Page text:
Pope Francis has reportedly requested that married men in Brazil be allowed to become priests – a controversial move likely to prompt a backlash from conservatives in the Catholic Church
The issue will now be discussed and a vote by bishops in the South American country could now vote on the issue.
The President of the Episcopal Commission for the Amazon, Cardinal Cludio Hummes, reportedly asked the pontiff to consider the move because there is a shortage of ordained ministers in the Amazon’s remote communities.
Catholicism has seen its influence wane in the region as evangelical churches have set up.
The viri probati proposal – which allows men of proven faith to carry out some duties – has been around for decades, but it has drawn fresh attention under Pope Francis, the first ever Latin American pontiff.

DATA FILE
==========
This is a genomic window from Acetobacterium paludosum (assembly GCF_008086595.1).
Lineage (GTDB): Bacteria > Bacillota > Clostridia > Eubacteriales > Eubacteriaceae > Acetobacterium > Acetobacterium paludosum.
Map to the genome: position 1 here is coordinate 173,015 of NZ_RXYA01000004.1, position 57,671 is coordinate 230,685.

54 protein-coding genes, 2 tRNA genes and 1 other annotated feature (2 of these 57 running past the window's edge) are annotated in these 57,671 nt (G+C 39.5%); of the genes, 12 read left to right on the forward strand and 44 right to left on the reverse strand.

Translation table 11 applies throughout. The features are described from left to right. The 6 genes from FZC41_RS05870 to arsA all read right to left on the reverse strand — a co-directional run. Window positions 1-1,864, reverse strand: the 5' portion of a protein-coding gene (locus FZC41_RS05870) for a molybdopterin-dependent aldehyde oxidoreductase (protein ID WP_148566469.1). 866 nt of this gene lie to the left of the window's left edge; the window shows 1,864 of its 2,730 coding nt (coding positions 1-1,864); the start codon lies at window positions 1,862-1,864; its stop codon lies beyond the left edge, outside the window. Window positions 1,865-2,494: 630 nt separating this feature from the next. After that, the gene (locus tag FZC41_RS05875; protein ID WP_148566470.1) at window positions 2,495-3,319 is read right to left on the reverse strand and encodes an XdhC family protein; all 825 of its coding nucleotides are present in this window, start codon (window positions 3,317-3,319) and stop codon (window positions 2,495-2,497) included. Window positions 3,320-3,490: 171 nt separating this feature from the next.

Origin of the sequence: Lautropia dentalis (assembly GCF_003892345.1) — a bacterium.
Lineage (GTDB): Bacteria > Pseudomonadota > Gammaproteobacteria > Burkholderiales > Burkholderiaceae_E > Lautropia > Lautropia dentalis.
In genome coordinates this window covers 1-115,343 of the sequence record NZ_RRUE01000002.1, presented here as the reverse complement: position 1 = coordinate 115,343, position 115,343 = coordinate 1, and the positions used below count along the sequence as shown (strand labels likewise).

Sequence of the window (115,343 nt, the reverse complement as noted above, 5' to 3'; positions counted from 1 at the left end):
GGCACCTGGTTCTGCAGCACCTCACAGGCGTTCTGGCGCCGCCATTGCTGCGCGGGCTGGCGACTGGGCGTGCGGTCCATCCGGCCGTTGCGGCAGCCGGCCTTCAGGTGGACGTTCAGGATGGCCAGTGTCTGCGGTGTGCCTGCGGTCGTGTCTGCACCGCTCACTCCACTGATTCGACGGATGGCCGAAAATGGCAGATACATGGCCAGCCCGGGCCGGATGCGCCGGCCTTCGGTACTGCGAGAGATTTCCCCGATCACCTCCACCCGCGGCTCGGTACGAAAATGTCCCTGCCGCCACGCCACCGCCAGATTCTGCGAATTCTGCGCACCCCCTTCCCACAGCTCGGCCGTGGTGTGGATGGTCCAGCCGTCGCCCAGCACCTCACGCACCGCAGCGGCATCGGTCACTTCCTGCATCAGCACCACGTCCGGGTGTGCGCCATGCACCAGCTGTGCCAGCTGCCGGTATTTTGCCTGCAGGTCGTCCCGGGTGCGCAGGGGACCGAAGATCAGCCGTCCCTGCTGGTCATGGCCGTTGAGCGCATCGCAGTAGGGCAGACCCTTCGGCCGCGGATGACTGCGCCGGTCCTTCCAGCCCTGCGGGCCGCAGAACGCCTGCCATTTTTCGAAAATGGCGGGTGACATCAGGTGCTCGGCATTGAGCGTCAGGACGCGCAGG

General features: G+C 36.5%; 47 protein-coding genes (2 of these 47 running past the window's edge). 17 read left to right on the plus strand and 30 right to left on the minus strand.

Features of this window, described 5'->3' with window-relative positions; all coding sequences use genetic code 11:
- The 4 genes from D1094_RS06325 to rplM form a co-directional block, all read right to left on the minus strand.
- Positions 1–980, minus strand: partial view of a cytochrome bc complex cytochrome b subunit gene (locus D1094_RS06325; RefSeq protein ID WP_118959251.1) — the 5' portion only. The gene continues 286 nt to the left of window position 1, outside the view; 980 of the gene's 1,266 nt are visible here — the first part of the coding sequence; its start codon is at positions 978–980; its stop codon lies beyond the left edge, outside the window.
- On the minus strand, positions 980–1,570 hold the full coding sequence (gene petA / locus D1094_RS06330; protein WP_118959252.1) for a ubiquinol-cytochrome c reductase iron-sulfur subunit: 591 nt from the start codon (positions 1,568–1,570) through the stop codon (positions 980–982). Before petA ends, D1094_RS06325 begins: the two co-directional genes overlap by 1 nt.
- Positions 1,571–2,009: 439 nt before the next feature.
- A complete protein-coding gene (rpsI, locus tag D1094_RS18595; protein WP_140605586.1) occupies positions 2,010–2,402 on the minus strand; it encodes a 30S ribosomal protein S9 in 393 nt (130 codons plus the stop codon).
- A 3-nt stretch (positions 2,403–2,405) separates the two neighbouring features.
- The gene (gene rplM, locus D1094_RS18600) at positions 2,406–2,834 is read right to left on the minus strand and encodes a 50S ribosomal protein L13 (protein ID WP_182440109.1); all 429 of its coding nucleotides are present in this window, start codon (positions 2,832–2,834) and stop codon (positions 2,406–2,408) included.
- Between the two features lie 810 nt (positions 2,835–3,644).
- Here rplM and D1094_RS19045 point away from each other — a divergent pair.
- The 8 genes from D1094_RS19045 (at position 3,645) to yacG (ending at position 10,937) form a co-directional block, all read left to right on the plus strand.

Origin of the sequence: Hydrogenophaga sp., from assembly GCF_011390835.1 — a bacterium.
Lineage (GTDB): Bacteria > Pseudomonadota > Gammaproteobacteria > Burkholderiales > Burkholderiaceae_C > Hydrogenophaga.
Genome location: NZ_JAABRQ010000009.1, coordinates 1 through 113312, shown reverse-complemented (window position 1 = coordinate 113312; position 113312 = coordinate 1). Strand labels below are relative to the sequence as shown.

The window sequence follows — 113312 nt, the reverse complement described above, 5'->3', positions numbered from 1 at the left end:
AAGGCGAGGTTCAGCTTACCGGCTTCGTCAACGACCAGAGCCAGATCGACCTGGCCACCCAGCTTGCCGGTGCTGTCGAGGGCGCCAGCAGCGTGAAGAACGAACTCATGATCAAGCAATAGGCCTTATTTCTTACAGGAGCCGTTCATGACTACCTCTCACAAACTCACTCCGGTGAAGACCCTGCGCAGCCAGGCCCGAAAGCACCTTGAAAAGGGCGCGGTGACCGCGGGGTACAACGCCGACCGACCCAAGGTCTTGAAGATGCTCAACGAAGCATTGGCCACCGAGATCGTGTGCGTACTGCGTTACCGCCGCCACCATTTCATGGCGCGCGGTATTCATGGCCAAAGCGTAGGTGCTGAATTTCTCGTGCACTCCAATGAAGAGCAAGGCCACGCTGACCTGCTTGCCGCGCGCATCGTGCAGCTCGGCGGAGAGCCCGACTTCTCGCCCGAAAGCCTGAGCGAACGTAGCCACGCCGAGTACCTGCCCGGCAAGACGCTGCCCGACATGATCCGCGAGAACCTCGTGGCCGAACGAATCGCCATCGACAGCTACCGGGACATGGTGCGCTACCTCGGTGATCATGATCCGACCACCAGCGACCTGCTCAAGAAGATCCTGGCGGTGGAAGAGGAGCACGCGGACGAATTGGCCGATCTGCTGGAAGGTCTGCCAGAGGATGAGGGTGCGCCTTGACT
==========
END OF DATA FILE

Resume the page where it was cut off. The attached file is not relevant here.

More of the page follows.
He raised the prospect of lifting the celibacy rule in March, when he told German weekly Die Zeit: “We must consider if viri probati is a possibility. Then we must determine what tasks they can perform, for example, in remote communities.”
The Pope has also said that the principle of celibacy for priests is a discipline, rather than a dogma.
The church already allows some exceptions to priestly celibacy.
Those in the eastern rite Catholic Church are allowed to be married, as are married Anglican priests who convert to Catholicism.
It is thought that if successful the pilot project could be extended to other parts of the world, including Africa.
However, the move is likely to anger conservatives in the church, who are already furious about the pontiff’s decision to allow divorced people who re-marry to receive communion if their priests or local bishop approve.